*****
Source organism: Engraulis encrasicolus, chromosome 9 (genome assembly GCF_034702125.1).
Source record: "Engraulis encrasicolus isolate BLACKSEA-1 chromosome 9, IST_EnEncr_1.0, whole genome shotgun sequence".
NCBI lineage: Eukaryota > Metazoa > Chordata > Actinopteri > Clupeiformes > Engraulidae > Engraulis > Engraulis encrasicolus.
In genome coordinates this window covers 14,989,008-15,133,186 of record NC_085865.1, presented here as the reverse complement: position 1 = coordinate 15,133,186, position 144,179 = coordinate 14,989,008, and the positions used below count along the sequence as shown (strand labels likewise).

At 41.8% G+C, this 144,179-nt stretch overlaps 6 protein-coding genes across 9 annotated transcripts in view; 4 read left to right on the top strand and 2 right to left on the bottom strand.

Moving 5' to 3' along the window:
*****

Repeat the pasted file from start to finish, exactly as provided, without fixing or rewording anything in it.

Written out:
Source organism: Engraulis encrasicolus, chromosome 9 (genome assembly GCF_034702125.1).
Source record: "Engraulis encrasicolus isolate BLACKSEA-1 chromosome 9, IST_EnEncr_1.0, whole genome shotgun sequence".
NCBI lineage: Eukaryota > Metazoa > Chordata > Actinopteri > Clupeiformes > Engraulidae > Engraulis > Engraulis encrasicolus.
In genome coordinates this window covers 14,989,008-15,133,186 of record NC_085865.1, presented here as the reverse complement: position 1 = coordinate 15,133,186, position 144,179 = coordinate 14,989,008, and the positions used below count along the sequence as shown (strand labels likewise).

At 41.8% G+C, this 144,179-nt stretch overlaps 6 protein-coding genes across 9 annotated transcripts in view; 4 read left to right on the top strand and 2 right to left on the bottom strand.

Moving 5' to 3' along the window: